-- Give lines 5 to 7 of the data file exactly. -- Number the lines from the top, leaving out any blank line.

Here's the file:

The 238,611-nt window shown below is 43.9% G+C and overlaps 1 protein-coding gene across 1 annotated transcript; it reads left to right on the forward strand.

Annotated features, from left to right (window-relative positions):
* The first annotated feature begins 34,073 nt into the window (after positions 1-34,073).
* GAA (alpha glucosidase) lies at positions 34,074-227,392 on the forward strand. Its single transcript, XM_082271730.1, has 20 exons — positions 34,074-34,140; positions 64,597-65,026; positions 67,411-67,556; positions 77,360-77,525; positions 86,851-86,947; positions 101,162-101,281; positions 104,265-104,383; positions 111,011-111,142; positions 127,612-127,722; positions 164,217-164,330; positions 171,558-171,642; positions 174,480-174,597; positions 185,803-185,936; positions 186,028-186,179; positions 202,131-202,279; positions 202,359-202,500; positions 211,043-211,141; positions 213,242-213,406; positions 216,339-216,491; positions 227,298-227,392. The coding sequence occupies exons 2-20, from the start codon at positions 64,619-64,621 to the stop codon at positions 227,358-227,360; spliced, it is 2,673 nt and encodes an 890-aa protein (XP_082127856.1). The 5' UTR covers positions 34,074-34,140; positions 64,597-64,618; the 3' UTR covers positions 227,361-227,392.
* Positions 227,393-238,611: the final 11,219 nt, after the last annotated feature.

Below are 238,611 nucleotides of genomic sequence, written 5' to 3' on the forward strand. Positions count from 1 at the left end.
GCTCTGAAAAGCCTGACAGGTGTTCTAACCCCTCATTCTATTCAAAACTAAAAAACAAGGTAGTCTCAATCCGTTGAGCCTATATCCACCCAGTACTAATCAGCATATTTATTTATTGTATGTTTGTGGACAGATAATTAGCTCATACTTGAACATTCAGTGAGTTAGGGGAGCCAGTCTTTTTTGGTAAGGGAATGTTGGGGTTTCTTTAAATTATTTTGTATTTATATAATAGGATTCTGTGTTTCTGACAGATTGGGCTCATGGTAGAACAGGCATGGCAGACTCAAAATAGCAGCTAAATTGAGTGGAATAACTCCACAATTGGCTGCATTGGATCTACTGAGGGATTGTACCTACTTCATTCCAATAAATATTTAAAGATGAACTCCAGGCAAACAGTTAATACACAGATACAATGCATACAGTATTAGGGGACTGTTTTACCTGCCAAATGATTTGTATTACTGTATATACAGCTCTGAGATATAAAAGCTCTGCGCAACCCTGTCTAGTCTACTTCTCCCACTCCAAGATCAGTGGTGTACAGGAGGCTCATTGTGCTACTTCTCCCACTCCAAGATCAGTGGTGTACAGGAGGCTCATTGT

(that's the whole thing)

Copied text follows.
* Positions 227,393-238,611: the final 11,219 nt, after the last annotated feature.

Below are 238,611 nucleotides of genomic sequence, written 5' to 3' on the forward strand. Positions count from 1 at the left end.
GCTCTGAAAAGCCTGACAGGTGTTCTAACCCCTCATTCTATTCAAAACTAAAAAACAAGGTAGTCTCAATCCGTTGAGCCTATATCCACCCAGTACTAATCAGCATATTTATTTATTGTATGTTTGTGGACAGATAATTAGCTCATACTTGAACATTCAGTGAGTTAGGGGAGCCAGTCTTTTTTGGTAAGGGAATGTTGGGGTTTCTTTAAATTATTTTGTATTTATATAATAGGATTCTGTGTTTCTGACAGATTGGGCTCATGGTAGAACAGGCATGGCAGACTCAAAATAGCAGCTAAATTGAGTGGAATAACTCCACAATTGGCTGCATTGGATCTACTGAGGGATTGTACCTACTTCATTCCAATAAATATTTAAAGATGAACTCCAGGCAAACAGTTAATACACAGATACAATGCATACAGTATTAGGGGACTGTTTTACCTGCCAAATGATTTGTATTACTGTATATACAGCTCTGAGATATAAAAGCTCTGCGCAACCCTGTCTAGTCTACTTCTCCCACTCCAAGATCAGTGGTGTACAGGAGGCTCATTGTGCTACTTCTCCCACTCCAAGATCAGTGGTGTACAGGAGGCTCATTGT